LONDON.- Atlas Gallery
announced its first collaboration with German photographer Frauke Eigen. For her debut London exhibition, the gallery presents Shoku, her latest project inspired by recent visits to Japan. Rich, silver gelatin prints capture the concealed minimal qualities of Japanese architecture, nature and people displaying a subtle interplay between them. There is a strong emphasis on surface texture, whether it be the photographers careful study of formal grids on a prefabricated structure or a close-up view of a young womans soft, rounded cheek. Harmonious compositions, rhythmic contrasts and fine shades of grey characterize the clear black and white photographs.
Frauke Eigen reduces her subjects to the simplest forms, often to the point of abstraction. Although she searches for harmony and symmetry, she is not afraid to embrace imperfections. The found symmetry is often subjected to disruptions, irregularities in the lighting, warps in the metal, breakages and confrontation with nature. This sense of pushing the images towards abstraction integrates her subjects. The graceful curve of a womans breast in one photograph, Kanpeki, perfectly compliments the meandering crack in a pane of glass in another, Yushima. The juxtaposition of the geometry in building facades with the organic fluidity of nature, such as a delicate blossom tree, is striking. In this way, Eigen infuses formal lines with softness and finds structures in natural forms. In the diptych Daimon I and Daimon II, the metal structure appears almost like felt.
Eigen deliberately decides what small section of the scene she will present. She focuses in close to reveal detailed extracts. For example, Erimoto is a portrait of a woman wearing a kimono but all we see is the neckline and a detail of the robe. We become aware of the textures of the skin alongside the patterns and sculptural folds of the rich fabrics. In another portrait, Kuchi, Eigen has cropped the image above the girls nose. This portrait without eyes is a powerful visual statement. Features such as the mouth become elegant abstract forms. This approach also alludes to her experiences of a very different culture to her own, never knowing, always observing from a certain distance.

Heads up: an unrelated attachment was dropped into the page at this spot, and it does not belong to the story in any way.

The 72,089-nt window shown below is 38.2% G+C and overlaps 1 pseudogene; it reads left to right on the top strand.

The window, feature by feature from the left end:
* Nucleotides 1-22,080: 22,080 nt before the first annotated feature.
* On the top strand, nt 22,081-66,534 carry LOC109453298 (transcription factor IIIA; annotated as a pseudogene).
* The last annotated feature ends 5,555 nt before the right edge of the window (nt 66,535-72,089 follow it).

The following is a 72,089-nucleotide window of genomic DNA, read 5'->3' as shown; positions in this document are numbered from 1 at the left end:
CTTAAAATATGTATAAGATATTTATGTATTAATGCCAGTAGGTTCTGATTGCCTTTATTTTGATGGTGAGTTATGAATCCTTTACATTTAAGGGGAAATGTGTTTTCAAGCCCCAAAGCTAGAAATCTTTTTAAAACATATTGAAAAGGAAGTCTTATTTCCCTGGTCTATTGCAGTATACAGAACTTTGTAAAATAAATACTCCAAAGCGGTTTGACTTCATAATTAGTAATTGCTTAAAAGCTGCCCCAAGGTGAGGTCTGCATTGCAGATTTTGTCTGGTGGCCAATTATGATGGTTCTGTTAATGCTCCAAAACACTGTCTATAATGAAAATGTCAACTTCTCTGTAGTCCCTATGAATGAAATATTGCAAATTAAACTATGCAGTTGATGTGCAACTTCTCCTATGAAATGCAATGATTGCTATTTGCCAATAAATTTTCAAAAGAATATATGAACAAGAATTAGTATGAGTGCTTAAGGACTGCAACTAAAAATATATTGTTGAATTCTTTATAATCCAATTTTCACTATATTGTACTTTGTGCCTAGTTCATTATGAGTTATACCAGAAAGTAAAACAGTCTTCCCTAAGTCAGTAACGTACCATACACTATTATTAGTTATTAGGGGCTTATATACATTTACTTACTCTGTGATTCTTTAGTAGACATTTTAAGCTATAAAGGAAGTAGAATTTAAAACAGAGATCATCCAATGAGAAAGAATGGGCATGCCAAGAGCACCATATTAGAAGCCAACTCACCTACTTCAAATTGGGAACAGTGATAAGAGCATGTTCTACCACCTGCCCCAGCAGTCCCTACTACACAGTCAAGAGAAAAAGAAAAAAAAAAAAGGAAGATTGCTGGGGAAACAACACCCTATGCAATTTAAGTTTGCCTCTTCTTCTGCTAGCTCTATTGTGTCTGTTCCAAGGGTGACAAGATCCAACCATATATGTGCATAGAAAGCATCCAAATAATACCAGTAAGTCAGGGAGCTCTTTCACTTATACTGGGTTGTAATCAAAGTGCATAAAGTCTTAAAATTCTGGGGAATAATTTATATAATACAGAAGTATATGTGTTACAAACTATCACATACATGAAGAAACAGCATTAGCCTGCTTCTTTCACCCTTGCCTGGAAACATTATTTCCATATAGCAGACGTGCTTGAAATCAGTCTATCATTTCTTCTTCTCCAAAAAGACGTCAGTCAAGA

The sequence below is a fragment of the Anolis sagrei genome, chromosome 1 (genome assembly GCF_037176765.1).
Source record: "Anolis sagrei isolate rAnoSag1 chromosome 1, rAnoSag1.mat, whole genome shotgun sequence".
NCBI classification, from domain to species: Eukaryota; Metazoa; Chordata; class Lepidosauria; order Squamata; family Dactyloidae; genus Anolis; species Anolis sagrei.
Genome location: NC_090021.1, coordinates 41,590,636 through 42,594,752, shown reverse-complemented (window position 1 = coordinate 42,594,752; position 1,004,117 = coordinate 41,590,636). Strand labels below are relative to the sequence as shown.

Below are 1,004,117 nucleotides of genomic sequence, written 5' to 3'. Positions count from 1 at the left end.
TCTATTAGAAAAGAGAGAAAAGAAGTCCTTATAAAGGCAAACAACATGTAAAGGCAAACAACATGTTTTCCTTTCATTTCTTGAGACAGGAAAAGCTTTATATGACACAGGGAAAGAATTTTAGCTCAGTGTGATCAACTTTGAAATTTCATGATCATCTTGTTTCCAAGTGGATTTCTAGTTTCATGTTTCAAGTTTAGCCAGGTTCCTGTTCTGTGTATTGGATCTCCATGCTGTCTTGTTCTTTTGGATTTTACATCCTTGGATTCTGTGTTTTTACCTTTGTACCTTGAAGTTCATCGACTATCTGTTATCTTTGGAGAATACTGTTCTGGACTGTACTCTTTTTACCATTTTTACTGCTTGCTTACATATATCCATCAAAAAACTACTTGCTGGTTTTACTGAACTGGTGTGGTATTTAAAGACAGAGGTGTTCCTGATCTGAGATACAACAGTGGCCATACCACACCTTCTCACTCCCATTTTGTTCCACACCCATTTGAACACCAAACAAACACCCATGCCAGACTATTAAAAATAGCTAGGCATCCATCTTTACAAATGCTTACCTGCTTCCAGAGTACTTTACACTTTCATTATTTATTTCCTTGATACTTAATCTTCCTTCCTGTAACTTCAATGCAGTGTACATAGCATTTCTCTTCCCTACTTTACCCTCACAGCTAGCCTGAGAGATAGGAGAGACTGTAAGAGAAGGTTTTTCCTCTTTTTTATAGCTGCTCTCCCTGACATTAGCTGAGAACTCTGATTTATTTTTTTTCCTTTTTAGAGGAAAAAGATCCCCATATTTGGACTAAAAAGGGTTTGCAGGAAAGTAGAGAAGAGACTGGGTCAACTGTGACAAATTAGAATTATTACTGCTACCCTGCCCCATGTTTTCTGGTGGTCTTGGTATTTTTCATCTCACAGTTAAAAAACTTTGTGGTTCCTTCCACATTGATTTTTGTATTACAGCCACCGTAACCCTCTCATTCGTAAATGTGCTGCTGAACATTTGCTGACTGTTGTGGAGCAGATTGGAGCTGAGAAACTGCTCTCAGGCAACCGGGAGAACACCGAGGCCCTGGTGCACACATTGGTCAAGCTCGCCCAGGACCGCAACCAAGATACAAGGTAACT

Eigen uses super-matt photographic paper and a Japanese technique of laminating the prints with rice starch. This method emphasizes the subtle nuances in the surface textures. The size of the prints is also important; Eigen creates one size for a particular image and carefully considers the scale for each piece. There is a sense of ease and placidity to the work, a gentle rhythm leads the viewer from one print to the next, always balanced, always serene, an aesthetic of simplicity akin to Zen.
My experience of Japan taught me that its a country with dignity and one that is respectful of others. The people there are very attentive and very observant. I experienced beauty in Japan that stirred me to tears. Ive only ever had that reaction before to music and art. (Frauke Eigen, 2009)
Frauke Eigen was born in Aurich, Germany, in 1969. She studied photography at the Bournemouth & Poole College of Art and Design and Fine Arts at the Royal College of Art in London. Eigen began her career as a photojournalist working in Bosnia, Macedonia, Kosovo, Afghanistan, Mexico and the Ukraine. Inspired more by painters than photographers, Agnes Martin, Robert Ryman, Franz Gertsch and Kasimir Malevich have been influential. Her work has been exhibited internationally, and Shoku most recently at the Langen Foundation in Germany. She lives and works in Berlin.